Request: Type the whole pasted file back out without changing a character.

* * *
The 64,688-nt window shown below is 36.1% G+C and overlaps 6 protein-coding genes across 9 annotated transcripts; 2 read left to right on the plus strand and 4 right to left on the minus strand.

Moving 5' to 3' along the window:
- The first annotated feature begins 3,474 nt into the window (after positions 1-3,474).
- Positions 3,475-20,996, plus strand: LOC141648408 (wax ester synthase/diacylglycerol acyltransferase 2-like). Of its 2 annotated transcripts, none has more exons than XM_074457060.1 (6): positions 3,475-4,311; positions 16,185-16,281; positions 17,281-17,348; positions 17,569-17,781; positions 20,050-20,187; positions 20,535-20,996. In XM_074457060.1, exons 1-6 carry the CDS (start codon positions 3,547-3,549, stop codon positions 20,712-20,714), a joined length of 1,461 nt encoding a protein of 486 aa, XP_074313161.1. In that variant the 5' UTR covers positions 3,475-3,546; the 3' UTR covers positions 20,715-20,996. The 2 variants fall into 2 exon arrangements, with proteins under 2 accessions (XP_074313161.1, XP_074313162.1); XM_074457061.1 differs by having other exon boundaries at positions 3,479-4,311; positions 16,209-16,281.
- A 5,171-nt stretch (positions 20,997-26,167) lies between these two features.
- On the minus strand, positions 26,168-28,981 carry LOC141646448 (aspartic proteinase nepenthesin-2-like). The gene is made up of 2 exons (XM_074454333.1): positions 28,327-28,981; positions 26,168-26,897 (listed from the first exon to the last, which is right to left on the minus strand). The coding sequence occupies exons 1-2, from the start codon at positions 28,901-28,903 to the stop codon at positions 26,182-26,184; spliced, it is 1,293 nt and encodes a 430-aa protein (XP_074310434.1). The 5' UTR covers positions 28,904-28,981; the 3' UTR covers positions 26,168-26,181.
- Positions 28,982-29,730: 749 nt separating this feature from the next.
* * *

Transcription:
The 64,688-nt window shown below is 36.1% G+C and overlaps 6 protein-coding genes across 9 annotated transcripts; 2 read left to right on the plus strand and 4 right to left on the minus strand.

Moving 5' to 3' along the window:
- The first annotated feature begins 3,474 nt into the window (after positions 1-3,474).
- Positions 3,475-20,996, plus strand: LOC141648408 (wax ester synthase/diacylglycerol acyltransferase 2-like). Of its 2 annotated transcripts, none has more exons than XM_074457060.1 (6): positions 3,475-4,311; positions 16,185-16,281; positions 17,281-17,348; positions 17,569-17,781; positions 20,050-20,187; positions 20,535-20,996. In XM_074457060.1, exons 1-6 carry the CDS (start codon positions 3,547-3,549, stop codon positions 20,712-20,714), a joined length of 1,461 nt encoding a protein of 486 aa, XP_074313161.1. In that variant the 5' UTR covers positions 3,475-3,546; the 3' UTR covers positions 20,715-20,996. The 2 variants fall into 2 exon arrangements, with proteins under 2 accessions (XP_074313161.1, XP_074313162.1); XM_074457061.1 differs by having other exon boundaries at positions 3,479-4,311; positions 16,209-16,281.
- A 5,171-nt stretch (positions 20,997-26,167) lies between these two features.
- On the minus strand, positions 26,168-28,981 carry LOC141646448 (aspartic proteinase nepenthesin-2-like). The gene is made up of 2 exons (XM_074454333.1): positions 28,327-28,981; positions 26,168-26,897 (listed from the first exon to the last, which is right to left on the minus strand). The coding sequence occupies exons 1-2, from the start codon at positions 28,901-28,903 to the stop codon at positions 26,182-26,184; spliced, it is 1,293 nt and encodes a 430-aa protein (XP_074310434.1). The 5' UTR covers positions 28,904-28,981; the 3' UTR covers positions 26,168-26,181.
- Positions 28,982-29,730: 749 nt separating this feature from the next.